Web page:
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Nuclear Fusion Reactor  (Source: The Institute of Telecommunications Professionals)
Could lead to an endless supply of clean energy

Researchers from Purdue University have found mechanisms that are vital to interactions between surfaces inside a thermonuclear fusion reactor and hot plasma, which could lead to the development of coatings capable of tolerating radiation damage and ultimately, fusion power plants. 

The inner lining of a fusion reactor often faces horrific conditions leading to radiation damage due to the hot plasma. With the use of nanotechnology, nuclear engineers are looking to "define" small features in the coating as a way to understand and develop a new material that can come in contact with plasma and not be harmed. Finding a material durable enough to withstand such harsh conditions has been difficult, until now. 

Along with researchers at Princeton University in the Princeton Plasma Physics Laboratory, Purdue researchers are using the National Spherical Torus Experiment to test materials, which is the country's only spherical tokamak reactor. They will also study materials in a special "plasma-materials interface probe," then transfer these materials to an "in situ surface analysis facility laboratory."

"We will bring the samples in and study them right there, and will be able to do the characterization in real time to see what happens to the surfaces," said Jean Paul Allain, an assistant professor of nuclear engineering at Purdue University. "We're also going to use computational modeling to connect the fundamental physics learned in our experiments and what we observe inside the tokamak."

One of the tested linings is lithiated graphite, which consists of lithium being added to the inner graphite wall, and when it diffuses into the reactor wall. Then deuterium atoms and the lithiated graphite bind together in the fuel inside these tokamaks, which are what the fusion reactors are called. A magnetic field inside the tokamaks encloses a circular-shaped plasma of deuterium, which is an isotope of hydrogen. 

When a fusion reaction occurs, deuterium atoms hit the inner lining of the fusion reactor and can be sent back to the core and recycled back to the plasma, or they're "pumped," which causes them to bind with the lithiated graphite. 

"We now have an understanding of how the lithiated graphite controls the recycling of hydrogen," said Allain. "This is the first time anyone has looked systematically at the chemistry and physics of pumping by the lithiated graphite. We are learning, at the atomic level, exactly how it is pumped and what dictates the binding of deuterium in this lithiated graphite. So we now have improved insight on how to recondition the surfaces of the tokamak."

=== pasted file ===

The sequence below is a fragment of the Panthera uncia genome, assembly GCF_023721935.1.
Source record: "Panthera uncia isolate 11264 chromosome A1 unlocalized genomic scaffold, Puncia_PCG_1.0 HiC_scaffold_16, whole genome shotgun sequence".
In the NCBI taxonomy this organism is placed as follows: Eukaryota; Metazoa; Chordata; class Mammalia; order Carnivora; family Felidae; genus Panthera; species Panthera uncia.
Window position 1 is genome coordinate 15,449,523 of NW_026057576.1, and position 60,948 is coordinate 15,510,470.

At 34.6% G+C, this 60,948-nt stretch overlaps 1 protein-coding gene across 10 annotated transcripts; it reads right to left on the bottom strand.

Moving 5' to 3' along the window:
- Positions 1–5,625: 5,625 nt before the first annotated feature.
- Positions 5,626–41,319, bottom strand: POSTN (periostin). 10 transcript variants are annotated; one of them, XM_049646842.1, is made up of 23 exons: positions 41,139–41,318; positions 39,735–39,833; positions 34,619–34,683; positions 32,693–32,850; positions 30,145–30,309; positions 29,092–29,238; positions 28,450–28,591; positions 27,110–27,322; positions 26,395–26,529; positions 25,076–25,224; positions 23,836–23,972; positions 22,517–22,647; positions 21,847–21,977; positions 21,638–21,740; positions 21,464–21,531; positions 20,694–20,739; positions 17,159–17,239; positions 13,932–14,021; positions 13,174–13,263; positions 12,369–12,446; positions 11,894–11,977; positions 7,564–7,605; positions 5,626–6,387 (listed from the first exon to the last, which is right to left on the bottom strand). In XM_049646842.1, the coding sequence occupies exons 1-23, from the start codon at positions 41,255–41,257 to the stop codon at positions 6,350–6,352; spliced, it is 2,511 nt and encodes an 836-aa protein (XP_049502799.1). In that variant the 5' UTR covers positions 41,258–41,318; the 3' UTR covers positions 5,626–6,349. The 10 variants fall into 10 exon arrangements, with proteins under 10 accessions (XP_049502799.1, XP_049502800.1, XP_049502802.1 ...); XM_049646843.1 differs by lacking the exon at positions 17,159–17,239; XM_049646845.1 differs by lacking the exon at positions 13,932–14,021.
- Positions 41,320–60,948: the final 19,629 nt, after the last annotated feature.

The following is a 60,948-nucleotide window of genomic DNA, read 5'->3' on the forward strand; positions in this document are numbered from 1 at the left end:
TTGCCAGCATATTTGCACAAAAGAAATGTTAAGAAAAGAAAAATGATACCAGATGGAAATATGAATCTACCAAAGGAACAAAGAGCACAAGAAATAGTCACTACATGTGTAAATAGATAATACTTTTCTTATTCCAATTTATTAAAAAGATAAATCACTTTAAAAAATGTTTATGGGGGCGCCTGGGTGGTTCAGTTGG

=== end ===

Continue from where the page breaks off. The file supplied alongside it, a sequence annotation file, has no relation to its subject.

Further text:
The use of a fusion power plant could cut exhaust completely because the deuterium fuel is in seawater. Also, it could produce 10 times more energy than a nuclear fission reactor. Plants like these would be an endless supply of clean energy.

This study was led by Chase Taylor, a doctoral student, Bryan Heim, a graduate student, and Allain. Two papers have been written on the topic, and one will be presented at the Fusion Nuclear Science and Technology/Plasma Facing Components meeting in August.



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RE: Fusion Power - Is it really that clean?
By sleepeeg3 on 7/29/2010 2:45:23 AM , Rating: 1
We only have enough estimated fissile material for 80-200 years. That is why fusion is imperative to our future.

From this article, I am not sure what the advantage is of the lithiated graphite. Does it extend the life of the coating? From what I recall, graphite has the advantage of being cheap, but also requires the highest rate of replacement, creating the most low level radioactive waste.


By Fritzr on 7/31/2010 1:53:31 AM , Rating: 2
That limit assumes that only high grade naturally occurring fuel is used.

Breeder reactors convert nuclear "waste" into new fuel that can be used to fuel other reactors. The benefit of breeders is that the waste product of the reaction is a greater amount of usable fuel than is needed to charge the reactor. The "Great Evil" is that the common designs are meant to produce weapons grade plutonium. The designs that produce "poisoned" plutonium unsuitable for weapons were shelved as they could not be used for weapons production, but they do exist and have been tested.

The Traveling Wave reactor mentioned & linked in an earlier post is fueled with "spent" nuclear fuel.

There is also research into recycling nuclear waste to extract the remaining fuel usable for current generation reactors.

Fast Flux Breeder Reactors burn the nuclear waste from other reactor designs and convert long lived isotopes into short lived isotopes. The waste product is then processed to remove the residual usable fuel and the remaining mid grade nuclear waste only needs to be stored for a century or two. This reactor class could be used to burn the high level waste created by the effects of the fusion reaction on the reactor vessel and it's containment.

The difference between fusion and these alternate fission designs is that the alternative fission reactors exist and operate today whereas the fusion reactors for at least the last 40yrs will be producing power "within the next 10yrs".

That is 40 years ago researchers promised fusion power as early as 30yrs ago. 40 years later they are making the same promise..."We're almost there, only 10yrs more!"


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